Remembering Christian Scholar David H. Rogstad

This week would have marked David H. Rogstad’s (1940–2023) 84th birthday. Dave was one of my closest friends and a deeply respected colleague. We worked together at Reasons to Believe (RTB) for more than 20 years. Along with our host Joe Aguirre, Dave and I did a weekly (and ongoing) program called Clear Thinking for more than 12 years. I always said we were three peas in a podcast.

Let me tell you three things that I appreciated about my dear friend.

Love of Books
Dave and I shared a love of reading and discussing books together. In my work as a scholar at RTB, I recommend a lot of books in the areas of history, theology, philosophy, and apologetics. What I appreciated about Dave is that he would purchase the books I recommended, read them, and then ask questions about the content. He was an avid reader and loved discussing ideas. When I first met him in the year 2000 he wasn’t fond of philosophy. But I rubbed off on him and in the last few years that we worked together he would come into my office and ask, for example, if I had read the latest Alvin Plantinga philosophy text. Plantinga is an outstanding Christian philosopher and most of his books are a challenging read.

Team Builder
One of Dave’s greatest contributions to RTB was the way he encouraged the scholars to grow together as a team. When he first came to work at RTB, he invited all the scholars to go to lunch together once a week. So, for the vast majority of Tuesdays over a 20-year period the RTB scholars had lunch together at a local Subway sandwich shop. Dave almost always drove and the rest of us would pack into his car. Those lunch discussions involved eating, laughing, storytelling, debating, and growing in genuine friendship and team building. The manager of the local Subway knew our usual orders by memory.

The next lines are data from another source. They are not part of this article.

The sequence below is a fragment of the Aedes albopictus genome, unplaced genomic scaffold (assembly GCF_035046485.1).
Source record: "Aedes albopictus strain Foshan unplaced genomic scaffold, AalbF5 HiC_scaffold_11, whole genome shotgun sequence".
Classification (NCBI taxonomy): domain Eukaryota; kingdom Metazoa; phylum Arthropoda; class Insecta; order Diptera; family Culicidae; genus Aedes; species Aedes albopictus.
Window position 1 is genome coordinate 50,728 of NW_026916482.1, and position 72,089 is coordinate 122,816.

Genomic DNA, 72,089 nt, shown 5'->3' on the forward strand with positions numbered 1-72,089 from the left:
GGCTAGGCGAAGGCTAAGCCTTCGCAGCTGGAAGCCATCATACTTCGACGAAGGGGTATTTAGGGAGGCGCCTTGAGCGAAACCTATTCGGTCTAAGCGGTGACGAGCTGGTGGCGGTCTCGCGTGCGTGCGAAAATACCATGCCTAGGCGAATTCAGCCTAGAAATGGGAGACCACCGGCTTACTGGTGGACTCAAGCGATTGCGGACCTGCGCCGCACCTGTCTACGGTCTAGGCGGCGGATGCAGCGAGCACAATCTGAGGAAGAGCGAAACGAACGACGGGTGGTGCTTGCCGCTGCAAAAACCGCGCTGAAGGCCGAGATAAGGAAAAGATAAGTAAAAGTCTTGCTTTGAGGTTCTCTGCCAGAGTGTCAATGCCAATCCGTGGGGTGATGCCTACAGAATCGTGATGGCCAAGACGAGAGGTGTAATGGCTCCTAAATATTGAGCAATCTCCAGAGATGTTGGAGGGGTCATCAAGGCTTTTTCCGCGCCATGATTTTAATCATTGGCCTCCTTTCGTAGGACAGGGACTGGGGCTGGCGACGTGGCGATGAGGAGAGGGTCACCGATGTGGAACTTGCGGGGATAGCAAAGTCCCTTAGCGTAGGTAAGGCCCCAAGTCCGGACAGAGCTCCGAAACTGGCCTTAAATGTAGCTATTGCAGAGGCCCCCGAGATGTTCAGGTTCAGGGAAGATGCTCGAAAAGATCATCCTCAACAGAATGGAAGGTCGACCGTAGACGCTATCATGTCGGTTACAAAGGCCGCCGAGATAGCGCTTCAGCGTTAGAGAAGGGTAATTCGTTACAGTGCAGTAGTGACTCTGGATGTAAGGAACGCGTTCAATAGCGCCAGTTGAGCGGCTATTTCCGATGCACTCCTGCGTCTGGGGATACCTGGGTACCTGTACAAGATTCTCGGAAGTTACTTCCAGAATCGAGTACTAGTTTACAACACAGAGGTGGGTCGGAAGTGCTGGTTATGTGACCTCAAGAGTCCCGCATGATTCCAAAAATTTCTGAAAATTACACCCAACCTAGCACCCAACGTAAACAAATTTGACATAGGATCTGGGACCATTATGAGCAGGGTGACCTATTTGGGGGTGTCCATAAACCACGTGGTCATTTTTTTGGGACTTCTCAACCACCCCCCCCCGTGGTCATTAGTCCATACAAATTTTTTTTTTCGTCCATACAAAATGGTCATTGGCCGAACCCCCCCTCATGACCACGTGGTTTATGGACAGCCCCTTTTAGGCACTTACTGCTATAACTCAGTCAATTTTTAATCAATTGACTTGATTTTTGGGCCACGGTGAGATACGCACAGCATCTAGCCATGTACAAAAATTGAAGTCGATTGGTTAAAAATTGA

Before coming to work at RTB full time, Dave had a distinguished career as a scientist working for 30+ years at NASA’s Jet Propulsion Laboratory (JPL) in Pasadena, California. At JPL he worked on several high-profile projects including the Galileo mission and hypercube concurrent computation. On his JPL bio it says “Dave received numerous awards for his technical contributions to the NASA program, including a NASA Exceptional Service Medal for his contributions to antenna arraying.” Yet, while Dave had a brilliant scientific mind, he was one of the most humble persons I’ve ever known. Instead of talking about himself and his career accomplishments, he was much more interested in talking about the Lord and his relationship with his family and friends. Dave and his wife Diane were married for almost 60 years.

I think about Dave often and miss him as a close friend and valued colleague. On Tuesday mornings I still expect him to walk into my office so we can discuss theology.

May Dave now rest in peace with Christ and then rise in glory.